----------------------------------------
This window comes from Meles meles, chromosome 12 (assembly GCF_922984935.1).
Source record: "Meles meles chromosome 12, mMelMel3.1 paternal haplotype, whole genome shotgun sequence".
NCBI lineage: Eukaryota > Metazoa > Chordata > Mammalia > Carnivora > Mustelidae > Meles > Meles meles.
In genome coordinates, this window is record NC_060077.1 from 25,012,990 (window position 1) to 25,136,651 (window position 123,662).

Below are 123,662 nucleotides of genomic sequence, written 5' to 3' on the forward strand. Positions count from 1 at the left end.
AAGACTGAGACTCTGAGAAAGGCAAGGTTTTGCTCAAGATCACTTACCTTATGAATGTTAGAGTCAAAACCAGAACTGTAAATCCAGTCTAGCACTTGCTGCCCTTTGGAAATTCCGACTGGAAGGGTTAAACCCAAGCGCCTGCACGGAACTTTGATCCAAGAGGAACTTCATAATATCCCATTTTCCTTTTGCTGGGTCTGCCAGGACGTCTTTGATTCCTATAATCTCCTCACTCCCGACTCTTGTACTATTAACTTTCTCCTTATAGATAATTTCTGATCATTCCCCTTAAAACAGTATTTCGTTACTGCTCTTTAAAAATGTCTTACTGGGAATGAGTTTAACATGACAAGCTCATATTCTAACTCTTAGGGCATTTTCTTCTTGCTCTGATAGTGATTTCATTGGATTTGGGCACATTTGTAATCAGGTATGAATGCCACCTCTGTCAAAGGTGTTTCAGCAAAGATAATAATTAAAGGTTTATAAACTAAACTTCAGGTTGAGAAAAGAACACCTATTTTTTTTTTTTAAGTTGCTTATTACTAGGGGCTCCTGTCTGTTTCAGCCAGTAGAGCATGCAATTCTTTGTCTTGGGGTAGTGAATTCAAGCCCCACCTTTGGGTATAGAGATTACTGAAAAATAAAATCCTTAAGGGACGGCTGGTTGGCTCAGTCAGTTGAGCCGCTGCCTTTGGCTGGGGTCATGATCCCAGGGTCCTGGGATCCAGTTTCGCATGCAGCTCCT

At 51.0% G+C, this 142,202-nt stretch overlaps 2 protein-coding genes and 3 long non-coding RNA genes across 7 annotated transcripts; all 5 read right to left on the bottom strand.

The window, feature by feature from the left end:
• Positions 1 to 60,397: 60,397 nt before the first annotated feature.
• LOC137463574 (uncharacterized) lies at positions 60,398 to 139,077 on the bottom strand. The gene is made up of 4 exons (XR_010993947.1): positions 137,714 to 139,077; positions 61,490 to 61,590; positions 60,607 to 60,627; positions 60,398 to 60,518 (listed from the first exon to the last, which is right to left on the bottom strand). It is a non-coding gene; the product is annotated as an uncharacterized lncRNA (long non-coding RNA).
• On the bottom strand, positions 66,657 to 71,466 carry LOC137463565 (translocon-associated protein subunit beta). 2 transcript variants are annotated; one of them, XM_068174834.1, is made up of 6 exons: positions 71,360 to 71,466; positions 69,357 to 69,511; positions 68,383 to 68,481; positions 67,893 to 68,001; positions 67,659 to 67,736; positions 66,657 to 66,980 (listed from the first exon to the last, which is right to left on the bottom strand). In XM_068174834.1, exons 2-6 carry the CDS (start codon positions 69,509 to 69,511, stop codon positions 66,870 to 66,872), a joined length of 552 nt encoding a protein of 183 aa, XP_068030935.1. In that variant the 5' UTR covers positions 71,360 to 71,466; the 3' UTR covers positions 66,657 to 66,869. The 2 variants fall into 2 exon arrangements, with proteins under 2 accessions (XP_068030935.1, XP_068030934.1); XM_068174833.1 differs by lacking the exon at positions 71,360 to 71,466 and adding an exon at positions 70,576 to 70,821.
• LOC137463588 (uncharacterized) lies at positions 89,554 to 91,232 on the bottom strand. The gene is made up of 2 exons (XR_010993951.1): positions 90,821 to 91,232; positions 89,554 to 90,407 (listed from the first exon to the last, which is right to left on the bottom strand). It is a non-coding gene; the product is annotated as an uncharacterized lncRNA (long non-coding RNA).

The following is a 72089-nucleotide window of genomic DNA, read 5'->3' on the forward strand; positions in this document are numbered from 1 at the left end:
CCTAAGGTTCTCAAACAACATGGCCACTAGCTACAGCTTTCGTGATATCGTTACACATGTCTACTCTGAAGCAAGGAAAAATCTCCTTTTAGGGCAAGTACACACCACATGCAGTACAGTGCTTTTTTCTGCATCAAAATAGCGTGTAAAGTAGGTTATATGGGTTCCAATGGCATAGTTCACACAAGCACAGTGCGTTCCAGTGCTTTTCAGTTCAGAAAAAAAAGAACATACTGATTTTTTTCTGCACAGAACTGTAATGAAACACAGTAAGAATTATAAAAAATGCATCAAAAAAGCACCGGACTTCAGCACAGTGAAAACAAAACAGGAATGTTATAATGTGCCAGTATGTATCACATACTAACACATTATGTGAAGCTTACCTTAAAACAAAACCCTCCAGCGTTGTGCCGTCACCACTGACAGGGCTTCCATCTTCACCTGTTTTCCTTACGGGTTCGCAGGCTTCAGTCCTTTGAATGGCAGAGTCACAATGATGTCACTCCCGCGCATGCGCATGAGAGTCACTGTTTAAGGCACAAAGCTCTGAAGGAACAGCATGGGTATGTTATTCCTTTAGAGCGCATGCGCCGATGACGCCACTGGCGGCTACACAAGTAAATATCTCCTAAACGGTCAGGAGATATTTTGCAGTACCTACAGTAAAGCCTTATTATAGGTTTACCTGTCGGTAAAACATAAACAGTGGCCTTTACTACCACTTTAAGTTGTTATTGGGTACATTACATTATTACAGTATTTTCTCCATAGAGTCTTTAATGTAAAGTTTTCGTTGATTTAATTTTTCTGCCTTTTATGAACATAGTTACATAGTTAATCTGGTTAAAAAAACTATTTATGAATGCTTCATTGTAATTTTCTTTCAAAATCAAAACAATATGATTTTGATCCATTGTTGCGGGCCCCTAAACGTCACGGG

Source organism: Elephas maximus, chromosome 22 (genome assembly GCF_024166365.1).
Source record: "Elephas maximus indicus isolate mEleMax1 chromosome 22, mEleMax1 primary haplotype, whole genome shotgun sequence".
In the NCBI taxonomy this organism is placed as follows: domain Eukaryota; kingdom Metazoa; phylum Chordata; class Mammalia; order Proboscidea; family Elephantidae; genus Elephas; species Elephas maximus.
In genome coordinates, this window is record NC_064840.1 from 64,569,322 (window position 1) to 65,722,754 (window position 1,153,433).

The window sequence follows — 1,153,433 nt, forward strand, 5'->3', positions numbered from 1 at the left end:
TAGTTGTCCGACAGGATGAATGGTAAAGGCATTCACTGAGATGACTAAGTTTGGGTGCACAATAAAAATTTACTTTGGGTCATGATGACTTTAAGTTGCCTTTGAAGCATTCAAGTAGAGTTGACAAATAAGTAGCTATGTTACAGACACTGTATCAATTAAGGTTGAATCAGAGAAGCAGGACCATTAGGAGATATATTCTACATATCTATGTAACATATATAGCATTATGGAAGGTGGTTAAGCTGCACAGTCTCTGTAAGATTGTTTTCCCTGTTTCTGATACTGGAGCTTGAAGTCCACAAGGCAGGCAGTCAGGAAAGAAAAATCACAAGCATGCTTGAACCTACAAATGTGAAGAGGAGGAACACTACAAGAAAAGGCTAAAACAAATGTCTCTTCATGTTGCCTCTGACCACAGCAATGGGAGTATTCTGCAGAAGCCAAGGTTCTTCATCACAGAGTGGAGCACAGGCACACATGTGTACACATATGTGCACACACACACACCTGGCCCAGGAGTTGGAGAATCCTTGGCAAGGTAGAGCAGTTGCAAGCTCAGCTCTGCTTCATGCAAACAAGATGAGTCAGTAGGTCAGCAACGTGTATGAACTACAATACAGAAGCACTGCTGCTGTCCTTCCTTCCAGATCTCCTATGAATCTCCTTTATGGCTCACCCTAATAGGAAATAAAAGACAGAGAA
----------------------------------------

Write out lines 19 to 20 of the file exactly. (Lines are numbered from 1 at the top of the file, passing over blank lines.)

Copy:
The window sequence follows — 1,153,433 nt, forward strand, 5'->3', positions numbered from 1 at the left end:
TAGTTGTCCGACAGGATGAATGGTAAAGGCATTCACTGAGATGACTAAGTTTGGGTGCACAATAAAAATTTACTTTGGGTCATGATGACTTTAAGTTGCCTTTGAAGCATTCAAGTAGAGTTGACAAATAAGTAGCTATGTTACAGACACTGTATCAATTAAGGTTGAATCAGAGAAGCAGGACCATTAGGAGATATATTCTACATATCTATGTAACATATATAGCATTATGGAAGGTGGTTAAGCTGCACAGTCTCTGTAAGATTGTTTTCCCTGTTTCTGATACTGGAGCTTGAAGTCCACAAGGCAGGCAGTCAGGAAAGAAAAATCACAAGCATGCTTGAACCTACAAATGTGAAGAGGAGGAACACTACAAGAAAAGGCTAAAACAAATGTCTCTTCATGTTGCCTCTGACCACAGCAATGGGAGTATTCTGCAGAAGCCAAGGTTCTTCATCACAGAGTGGAGCACAGGCACACATGTGTACACATATGTGCACACACACACACCTGGCCCAGGAGTTGGAGAATCCTTGGCAAGGTAGAGCAGTTGCAAGCTCAGCTCTGCTTCATGCAAACAAGATGAGTCAGTAGGTCAGCAACGTGTATGAACTACAATACAGAAGCACTGCTGCTGTCCTTCCTTCCAGATCTCCTATGAATCTCCTTTATGGCTCACCCTAATAGGAAATAAAAGACAGAGAA